Starting a small business is a dream of many middle-class citizens: those who grew up in poverty, those who immigrated from another country and those with an entrepreneurial spirit. While small business ownership involves finding the right idea at the right time, it also involves a lot of hard work and investment. Unfortunately, not all of these investments in time and energy pay off, and many small businesses fail each year.
So what do we know about the small business industry? In 2013, small businesses employed more than 56 million people in the United States. Representing almost half of the domestic workforce, the majority of these businesses had under 100 total employees.
While this represents millions of people, the small business money moves at a slightly different pace than many are used to seeing in larger corporations. Self-employed, incorporated small business owners reported a median income of around $49,000 in 2014. For an industry that often has limited liquid cash, banks reported 5.2 million small business loans of under $100,000 each.
It’s clear that there is a lot of competition out there and that cash flow is a serious concern. Most small businesses will not make you instantly rich, but they can provide a stable and fulfilling career for you and your family. In order to start your small business venture as wisely as possible, here are some things to keep in mind.
You wouldn’t go take a final test without studying the subject, so why would you start a small business (a test in itself) without gathering information? Research is an important aspect of any business–small or large.
Work to understand your market. Who are your competitors, and what are they doing? What are the prices of their items? Restaurants need to know food costs, product sourcing and supply, as well as health codes and regulations. Retailers need to review pricing and find the right storefront. Perhaps online sales will work better for you, so where should you sell and what will your website look like?
And don’t forget such concerns as: hiring and paying staff, local laws, marketing budgets and, of course, insurance. Ask yourself what is important for your new small business, and then create a plan to put things into action.
Creating Your Small Business Plan
Once you’ve moved past the information and idea process, it’s time to put it all down on paper. (But don’t stop learning here; keep constantly looking for ideas and process improvements.) You can start with a handwritten list; then you will want to make a more formal plan.
Think of this as a resume for your business. You can find many different templates online, as well as helpful information explaining the ideas behind a traditional business plan. And just as with a resume, you’ll want to explain your story, describe your process and provide information on your background. Use a simple business plan for an initial startup, or go into more detail if you are looking for financing.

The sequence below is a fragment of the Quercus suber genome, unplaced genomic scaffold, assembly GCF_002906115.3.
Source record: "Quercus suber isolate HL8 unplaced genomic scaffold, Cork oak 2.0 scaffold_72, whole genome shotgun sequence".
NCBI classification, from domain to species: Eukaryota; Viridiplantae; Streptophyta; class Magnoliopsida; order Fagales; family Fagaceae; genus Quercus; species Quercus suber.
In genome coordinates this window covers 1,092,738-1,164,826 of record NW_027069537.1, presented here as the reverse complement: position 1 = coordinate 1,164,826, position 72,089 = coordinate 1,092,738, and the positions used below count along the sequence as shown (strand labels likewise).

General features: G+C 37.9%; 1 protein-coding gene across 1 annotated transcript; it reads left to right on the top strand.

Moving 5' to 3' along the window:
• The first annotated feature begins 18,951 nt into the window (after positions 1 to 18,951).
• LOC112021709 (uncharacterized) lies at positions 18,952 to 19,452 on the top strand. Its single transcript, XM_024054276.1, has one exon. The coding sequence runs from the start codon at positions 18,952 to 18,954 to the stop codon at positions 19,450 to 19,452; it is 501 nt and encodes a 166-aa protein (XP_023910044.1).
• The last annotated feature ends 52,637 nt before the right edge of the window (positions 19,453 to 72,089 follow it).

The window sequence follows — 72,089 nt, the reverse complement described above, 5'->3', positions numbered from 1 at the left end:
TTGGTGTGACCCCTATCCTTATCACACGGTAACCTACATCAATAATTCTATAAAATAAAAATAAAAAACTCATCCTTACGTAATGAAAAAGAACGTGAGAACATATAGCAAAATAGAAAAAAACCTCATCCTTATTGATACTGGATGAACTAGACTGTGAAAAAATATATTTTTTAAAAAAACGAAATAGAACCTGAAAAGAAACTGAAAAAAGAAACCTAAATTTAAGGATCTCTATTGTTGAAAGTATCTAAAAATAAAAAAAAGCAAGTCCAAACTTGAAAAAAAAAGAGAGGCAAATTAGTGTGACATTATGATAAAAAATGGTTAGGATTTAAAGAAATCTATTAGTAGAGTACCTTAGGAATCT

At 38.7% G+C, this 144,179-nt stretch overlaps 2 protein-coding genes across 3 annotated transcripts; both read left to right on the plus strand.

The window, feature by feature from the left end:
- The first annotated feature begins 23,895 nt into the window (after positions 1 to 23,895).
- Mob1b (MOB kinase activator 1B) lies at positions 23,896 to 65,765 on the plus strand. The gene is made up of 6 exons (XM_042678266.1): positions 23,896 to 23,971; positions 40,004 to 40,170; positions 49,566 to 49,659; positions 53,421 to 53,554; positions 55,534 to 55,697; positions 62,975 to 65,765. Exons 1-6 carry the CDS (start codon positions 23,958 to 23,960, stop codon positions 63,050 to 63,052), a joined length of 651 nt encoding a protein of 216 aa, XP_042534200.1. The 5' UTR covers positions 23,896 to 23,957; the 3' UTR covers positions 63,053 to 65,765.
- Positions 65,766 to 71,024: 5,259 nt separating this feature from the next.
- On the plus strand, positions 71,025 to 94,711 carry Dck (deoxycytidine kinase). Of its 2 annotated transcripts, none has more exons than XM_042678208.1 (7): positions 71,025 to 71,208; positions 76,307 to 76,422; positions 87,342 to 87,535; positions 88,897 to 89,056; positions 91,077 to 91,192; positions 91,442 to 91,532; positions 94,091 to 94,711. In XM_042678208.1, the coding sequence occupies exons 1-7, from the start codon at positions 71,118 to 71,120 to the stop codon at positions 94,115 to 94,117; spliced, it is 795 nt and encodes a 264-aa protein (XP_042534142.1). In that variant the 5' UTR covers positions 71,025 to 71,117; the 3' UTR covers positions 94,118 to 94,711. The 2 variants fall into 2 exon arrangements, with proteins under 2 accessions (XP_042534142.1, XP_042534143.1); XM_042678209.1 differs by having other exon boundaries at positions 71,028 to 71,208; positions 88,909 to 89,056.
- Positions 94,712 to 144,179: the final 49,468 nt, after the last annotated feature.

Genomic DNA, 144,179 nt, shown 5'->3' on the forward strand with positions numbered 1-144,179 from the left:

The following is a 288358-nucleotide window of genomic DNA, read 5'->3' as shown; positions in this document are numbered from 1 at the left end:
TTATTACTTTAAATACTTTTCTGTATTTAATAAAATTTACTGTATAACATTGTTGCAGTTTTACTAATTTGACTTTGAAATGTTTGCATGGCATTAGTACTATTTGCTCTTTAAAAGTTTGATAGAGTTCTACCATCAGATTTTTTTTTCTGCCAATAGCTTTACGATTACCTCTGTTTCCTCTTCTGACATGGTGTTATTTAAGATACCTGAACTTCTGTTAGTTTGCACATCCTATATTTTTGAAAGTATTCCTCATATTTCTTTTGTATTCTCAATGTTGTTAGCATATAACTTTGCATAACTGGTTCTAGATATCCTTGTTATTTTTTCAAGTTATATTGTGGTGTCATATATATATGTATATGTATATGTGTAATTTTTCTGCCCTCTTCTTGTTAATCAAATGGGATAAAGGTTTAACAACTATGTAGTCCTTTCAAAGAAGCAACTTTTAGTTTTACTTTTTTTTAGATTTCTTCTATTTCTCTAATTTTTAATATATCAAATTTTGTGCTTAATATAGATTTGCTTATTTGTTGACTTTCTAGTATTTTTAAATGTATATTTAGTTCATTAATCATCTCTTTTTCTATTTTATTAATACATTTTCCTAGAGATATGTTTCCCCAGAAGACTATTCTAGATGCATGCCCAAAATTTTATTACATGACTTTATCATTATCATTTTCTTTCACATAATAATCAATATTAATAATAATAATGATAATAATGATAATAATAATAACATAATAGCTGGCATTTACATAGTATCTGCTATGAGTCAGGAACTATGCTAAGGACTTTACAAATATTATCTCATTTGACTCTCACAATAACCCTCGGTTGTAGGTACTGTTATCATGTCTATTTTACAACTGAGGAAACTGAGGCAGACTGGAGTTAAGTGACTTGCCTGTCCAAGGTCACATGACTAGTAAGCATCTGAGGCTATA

Financing Your Small Business
The easiest way to start a small business is to have the money in hand. Unfortunately, most people don’t have the funds to buy things outright. Bank loans are one option to help finance your business, and you can also sign leases instead of outright purchasing property and equipment.
Modern small business owners have additional options for financing help with online funding sites. Angel List specializes in funding startups, and there are multiple strategies to attract investors or market your idea to “angel investors.” Enlightenment Capital is a financing firm that provides investment capital with a payback solution based on sales.
Kickstarter is also a great solution for many, providing upfront product and service information to get your business idea funded by multiple small investments. Your specific business niche will dictate the best funding method for you.
Organize the Legal Aspects
You’ll also need to “dot the i’s and cross the t’s” on all your legal paperwork. Decide whether you wish to be the sole proprietor of your business or if you’d rather team up for a limited liability corporation (LLC). Decide on a legal name for your business, and register your brand and trademark.
Sign all your leases and contracts for your physical business presence. And don’t forget your licenses and permits–you can’t open without them. These details will vary slightly, depending on your location, so check with your city, county and state licensing boards to be sure you don’t miss anything important.
You’ll also need to organize the business management tasks. Develop a tax and payroll accounting system. Hiring employees also requires certain legal human resource steps and information. Your marketing budget may also require some legal knowledge, such as understanding liquor or tobacco regulations or privacy laws.
Opening the Doors and Operations
Once you have all the legwork done, you’ll be ready to get down to the basics of your business. It’s then time to set up shop and train your staff. Plan a grand opening, and showcase yourself to the community. This is where you can really shine–sharing your business idea with the world.
Small businesses must find a niche to serve and then produce the best and most unique service in that area. With a constantly changing market spurred by globalized technology, getting started is only the first step, so don’t stop learning, researching and adapting now.